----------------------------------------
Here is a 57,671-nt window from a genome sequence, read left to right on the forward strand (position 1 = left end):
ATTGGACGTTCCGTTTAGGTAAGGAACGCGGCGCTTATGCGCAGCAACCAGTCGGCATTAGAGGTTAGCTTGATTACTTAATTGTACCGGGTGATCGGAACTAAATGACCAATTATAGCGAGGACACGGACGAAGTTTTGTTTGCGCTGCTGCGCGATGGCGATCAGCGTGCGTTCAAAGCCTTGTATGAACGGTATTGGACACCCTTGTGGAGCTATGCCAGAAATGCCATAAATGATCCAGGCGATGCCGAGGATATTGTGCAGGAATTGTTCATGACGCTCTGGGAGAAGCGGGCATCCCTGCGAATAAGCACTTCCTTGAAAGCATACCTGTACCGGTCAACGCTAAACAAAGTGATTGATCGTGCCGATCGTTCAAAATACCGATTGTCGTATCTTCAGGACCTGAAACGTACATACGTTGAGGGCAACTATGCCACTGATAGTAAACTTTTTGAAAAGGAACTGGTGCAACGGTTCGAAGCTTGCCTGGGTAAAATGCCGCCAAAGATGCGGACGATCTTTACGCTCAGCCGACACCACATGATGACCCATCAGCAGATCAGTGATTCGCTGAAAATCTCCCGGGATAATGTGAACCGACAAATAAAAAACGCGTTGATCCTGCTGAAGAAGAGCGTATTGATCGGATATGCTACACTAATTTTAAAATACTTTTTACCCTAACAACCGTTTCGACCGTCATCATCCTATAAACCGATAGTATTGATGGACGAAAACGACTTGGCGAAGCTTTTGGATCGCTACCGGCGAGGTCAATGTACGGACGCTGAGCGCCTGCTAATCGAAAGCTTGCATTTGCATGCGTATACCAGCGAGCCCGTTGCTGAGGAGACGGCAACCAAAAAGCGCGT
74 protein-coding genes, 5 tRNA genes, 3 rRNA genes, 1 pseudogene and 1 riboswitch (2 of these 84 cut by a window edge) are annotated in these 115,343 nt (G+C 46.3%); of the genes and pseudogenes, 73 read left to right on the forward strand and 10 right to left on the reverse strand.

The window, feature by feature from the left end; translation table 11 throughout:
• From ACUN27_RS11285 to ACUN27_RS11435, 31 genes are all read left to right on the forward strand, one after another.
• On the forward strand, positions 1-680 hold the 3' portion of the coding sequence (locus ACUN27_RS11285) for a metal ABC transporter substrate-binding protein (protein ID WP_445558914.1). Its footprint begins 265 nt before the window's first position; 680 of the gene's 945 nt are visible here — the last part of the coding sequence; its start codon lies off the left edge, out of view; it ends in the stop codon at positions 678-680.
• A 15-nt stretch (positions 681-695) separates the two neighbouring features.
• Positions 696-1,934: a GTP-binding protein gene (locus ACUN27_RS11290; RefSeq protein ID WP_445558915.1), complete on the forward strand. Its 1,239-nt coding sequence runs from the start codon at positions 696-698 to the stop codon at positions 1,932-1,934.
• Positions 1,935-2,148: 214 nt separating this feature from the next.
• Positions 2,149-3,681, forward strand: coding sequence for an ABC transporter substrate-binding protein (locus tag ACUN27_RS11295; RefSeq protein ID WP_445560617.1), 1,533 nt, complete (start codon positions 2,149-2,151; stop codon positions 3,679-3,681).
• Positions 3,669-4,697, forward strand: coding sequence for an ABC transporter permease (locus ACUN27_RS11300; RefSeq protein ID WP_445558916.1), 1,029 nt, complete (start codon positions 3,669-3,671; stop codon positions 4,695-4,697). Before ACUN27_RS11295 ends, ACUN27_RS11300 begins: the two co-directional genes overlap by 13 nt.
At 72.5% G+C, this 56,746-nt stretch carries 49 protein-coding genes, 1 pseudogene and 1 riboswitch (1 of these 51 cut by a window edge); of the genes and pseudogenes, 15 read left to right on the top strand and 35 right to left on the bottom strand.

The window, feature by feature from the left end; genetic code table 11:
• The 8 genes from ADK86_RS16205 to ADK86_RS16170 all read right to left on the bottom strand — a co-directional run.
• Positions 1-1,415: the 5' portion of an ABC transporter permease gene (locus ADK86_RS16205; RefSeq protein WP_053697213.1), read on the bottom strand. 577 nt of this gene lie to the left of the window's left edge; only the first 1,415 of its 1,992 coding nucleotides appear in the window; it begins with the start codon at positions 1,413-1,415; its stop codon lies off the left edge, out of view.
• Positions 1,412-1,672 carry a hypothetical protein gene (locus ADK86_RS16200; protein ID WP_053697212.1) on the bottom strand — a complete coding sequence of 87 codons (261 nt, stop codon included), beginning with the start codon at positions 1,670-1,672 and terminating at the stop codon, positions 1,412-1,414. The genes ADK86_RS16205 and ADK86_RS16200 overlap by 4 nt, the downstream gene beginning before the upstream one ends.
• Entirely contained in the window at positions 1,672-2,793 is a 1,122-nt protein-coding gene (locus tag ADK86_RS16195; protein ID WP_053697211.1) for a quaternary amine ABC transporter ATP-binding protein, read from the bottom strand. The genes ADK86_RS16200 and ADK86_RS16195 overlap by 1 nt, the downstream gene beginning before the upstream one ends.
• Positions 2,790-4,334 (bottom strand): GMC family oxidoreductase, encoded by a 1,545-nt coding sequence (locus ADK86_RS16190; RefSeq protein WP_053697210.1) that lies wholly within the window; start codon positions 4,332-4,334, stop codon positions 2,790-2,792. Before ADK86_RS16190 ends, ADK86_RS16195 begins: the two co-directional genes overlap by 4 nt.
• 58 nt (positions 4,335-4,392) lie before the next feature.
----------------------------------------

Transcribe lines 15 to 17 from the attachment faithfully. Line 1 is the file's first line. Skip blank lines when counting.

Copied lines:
• Positions 1-1,415: the 5' portion of an ABC transporter permease gene (locus ADK86_RS16205; RefSeq protein WP_053697213.1), read on the bottom strand. 577 nt of this gene lie to the left of the window's left edge; only the first 1,415 of its 1,992 coding nucleotides appear in the window; it begins with the start codon at positions 1,413-1,415; its stop codon lies off the left edge, out of view.
• Positions 1,412-1,672 carry a hypothetical protein gene (locus ADK86_RS16200; protein ID WP_053697212.1) on the bottom strand — a complete coding sequence of 87 codons (261 nt, stop codon included), beginning with the start codon at positions 1,670-1,672 and terminating at the stop codon, positions 1,412-1,414. The genes ADK86_RS16205 and ADK86_RS16200 overlap by 4 nt, the downstream gene beginning before the upstream one ends.
• Entirely contained in the window at positions 1,672-2,793 is a 1,122-nt protein-coding gene (locus tag ADK86_RS16195; protein ID WP_053697211.1) for a quaternary amine ABC transporter ATP-binding protein, read from the bottom strand. The genes ADK86_RS16200 and ADK86_RS16195 overlap by 1 nt, the downstream gene beginning before the upstream one ends.